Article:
Walkers (London) ranked top tier for BVI and Cayman law by both Chambers and Legal 500

Walkers (London based) BVI and Cayman law teams have been ranked in the very top tier by both Chambers and Legal 500 (2019/20 editions).

Chambers has confirmed Walkers position in tier 1 for both BVI and Cayman law advice and (for the third year running) selecting BVI and Cayman finance partner Jack Boldarin as the leading BVI lawyer in the City, placing him as the sole practitioner in the top tier.

Jack is also ranked for Cayman law advice, alongside partners Hughie Wong and John O'Driscoll.

Client feedback for the Walkers team reflects the quality of the team's work and advice:

  • Jack Boldarin is described as "highly experienced, responsive and a pleasure to work with".
  • Funds specialist Hughie Wong is described as "a true class act who is bright and has a great, detailed knowledge. He is commercial, practical and a pleasure to deal with".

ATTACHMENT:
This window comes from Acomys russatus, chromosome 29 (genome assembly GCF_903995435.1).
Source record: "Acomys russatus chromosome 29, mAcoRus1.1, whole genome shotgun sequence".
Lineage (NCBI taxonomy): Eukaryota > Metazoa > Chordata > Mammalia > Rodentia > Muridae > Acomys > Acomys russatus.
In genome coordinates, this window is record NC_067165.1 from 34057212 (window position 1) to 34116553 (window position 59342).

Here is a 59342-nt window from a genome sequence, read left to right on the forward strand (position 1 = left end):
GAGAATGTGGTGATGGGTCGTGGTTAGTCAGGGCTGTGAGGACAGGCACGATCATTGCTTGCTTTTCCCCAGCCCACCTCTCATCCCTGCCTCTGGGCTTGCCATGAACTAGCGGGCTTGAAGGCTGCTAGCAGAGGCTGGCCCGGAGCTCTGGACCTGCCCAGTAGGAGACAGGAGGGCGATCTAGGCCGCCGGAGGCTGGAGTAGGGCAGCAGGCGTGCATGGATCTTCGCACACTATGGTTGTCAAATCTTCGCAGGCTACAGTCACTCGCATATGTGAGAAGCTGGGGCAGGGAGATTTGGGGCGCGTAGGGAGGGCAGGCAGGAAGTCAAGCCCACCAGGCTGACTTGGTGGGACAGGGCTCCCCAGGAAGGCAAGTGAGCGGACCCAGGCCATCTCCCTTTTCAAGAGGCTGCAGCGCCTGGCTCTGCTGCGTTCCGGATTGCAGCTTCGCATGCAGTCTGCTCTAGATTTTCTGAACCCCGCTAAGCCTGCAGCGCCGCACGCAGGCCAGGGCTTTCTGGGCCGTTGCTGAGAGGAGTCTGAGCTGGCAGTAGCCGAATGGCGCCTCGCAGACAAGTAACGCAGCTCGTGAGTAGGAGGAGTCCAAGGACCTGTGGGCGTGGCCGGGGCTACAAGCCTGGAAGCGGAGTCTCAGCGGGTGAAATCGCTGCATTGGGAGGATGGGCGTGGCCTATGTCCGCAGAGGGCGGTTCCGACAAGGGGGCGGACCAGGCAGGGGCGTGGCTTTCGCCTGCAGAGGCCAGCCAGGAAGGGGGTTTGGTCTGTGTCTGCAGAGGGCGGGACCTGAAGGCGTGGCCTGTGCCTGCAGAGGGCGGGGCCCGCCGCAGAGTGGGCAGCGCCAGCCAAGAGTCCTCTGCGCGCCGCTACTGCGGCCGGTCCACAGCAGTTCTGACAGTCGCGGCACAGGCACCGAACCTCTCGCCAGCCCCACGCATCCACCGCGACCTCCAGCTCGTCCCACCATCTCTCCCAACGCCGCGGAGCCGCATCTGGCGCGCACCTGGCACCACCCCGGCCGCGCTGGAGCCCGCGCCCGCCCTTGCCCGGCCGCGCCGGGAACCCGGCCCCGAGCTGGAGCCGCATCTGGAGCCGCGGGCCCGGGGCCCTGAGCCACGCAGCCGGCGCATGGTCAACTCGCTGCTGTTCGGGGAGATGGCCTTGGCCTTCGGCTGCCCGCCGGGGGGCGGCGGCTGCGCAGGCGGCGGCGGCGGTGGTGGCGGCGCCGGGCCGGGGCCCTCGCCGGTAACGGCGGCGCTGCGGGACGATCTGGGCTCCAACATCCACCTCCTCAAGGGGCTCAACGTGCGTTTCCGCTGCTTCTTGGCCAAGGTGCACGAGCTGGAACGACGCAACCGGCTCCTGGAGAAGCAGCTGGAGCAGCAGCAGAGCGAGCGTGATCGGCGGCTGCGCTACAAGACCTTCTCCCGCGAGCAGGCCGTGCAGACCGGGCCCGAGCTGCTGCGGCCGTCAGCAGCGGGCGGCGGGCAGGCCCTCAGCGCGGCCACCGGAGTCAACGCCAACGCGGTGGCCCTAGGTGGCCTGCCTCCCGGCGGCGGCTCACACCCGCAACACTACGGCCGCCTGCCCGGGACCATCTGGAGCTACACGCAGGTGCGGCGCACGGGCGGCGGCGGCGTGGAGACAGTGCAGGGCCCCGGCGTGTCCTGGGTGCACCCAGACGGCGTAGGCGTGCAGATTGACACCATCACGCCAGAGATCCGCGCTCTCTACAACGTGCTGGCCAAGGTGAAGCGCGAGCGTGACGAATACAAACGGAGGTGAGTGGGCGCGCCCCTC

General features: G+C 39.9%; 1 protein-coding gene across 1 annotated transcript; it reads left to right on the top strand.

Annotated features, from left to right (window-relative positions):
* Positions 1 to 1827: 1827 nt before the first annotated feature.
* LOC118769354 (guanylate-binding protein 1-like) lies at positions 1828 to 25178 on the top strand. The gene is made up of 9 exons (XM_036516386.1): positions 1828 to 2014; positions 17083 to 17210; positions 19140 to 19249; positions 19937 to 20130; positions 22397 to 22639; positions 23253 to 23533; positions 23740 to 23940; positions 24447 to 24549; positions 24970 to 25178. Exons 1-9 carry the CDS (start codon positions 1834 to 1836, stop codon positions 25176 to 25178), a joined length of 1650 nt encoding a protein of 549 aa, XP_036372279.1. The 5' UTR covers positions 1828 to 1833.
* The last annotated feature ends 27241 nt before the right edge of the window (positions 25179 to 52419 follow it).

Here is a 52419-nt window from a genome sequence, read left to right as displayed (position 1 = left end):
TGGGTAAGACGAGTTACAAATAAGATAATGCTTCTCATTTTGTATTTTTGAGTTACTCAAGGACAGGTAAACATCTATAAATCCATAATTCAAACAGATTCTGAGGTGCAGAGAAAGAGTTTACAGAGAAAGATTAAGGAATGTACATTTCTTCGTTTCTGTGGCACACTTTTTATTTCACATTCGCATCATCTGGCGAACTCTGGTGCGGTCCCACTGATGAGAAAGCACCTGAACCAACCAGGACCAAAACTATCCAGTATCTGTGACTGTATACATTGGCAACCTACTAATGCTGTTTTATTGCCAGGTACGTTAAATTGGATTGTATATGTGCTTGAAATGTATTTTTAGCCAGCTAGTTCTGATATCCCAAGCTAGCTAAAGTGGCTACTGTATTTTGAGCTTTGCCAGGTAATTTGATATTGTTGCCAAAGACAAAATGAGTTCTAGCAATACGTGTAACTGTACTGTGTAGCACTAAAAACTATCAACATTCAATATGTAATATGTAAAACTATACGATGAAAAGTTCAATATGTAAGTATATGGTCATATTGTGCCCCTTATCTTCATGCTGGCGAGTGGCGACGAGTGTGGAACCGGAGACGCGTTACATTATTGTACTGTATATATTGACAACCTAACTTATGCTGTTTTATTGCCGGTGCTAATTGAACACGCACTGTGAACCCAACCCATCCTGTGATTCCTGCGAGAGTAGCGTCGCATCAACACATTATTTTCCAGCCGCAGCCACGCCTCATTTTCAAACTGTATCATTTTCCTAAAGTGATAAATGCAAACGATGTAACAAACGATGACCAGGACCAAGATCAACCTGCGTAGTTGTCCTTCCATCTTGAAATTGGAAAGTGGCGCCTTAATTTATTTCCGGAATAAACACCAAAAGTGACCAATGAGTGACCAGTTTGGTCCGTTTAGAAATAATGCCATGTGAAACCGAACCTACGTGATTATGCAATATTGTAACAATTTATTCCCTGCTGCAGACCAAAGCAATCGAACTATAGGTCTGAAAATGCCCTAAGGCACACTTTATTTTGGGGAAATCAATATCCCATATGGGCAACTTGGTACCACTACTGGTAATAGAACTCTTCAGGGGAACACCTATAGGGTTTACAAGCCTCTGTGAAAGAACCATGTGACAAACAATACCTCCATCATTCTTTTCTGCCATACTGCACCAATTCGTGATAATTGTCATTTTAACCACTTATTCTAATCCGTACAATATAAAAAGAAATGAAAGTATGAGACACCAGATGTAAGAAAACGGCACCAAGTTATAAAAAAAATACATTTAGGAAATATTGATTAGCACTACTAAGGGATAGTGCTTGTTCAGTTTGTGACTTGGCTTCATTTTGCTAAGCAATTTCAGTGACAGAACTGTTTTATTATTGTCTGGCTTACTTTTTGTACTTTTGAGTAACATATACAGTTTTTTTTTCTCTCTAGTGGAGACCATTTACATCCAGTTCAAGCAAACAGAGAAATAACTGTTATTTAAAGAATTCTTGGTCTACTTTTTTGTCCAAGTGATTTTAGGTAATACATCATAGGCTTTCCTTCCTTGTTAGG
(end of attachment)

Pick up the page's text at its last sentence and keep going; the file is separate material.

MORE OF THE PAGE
• Insolvency and Dispute Resolution partner John O'Driscoll is described as "very well networked, good on strategy, commercial and pragmatic".

Jack Boldarin, managing partner of Walkers' London office, said: "We are pleased to see further independent feedback that confirms our position at the very top of the London market for offshore legal advice".

"Our team of London-based BVI and Cayman law specialists continues to grow with the appointment of Risk & Regulatory partner Sara Hall and Banking & Finance partner Mark Galazzi, as we continue to see demand for time zone-critical offshore service here in London".

Walkers' Jersey Team Advises on £205 Million Financing of Student Housing

Walkers' Jersey office has advised on the Jersey law aspects of the refinancing of a major portfolio of premium UK student accommodation.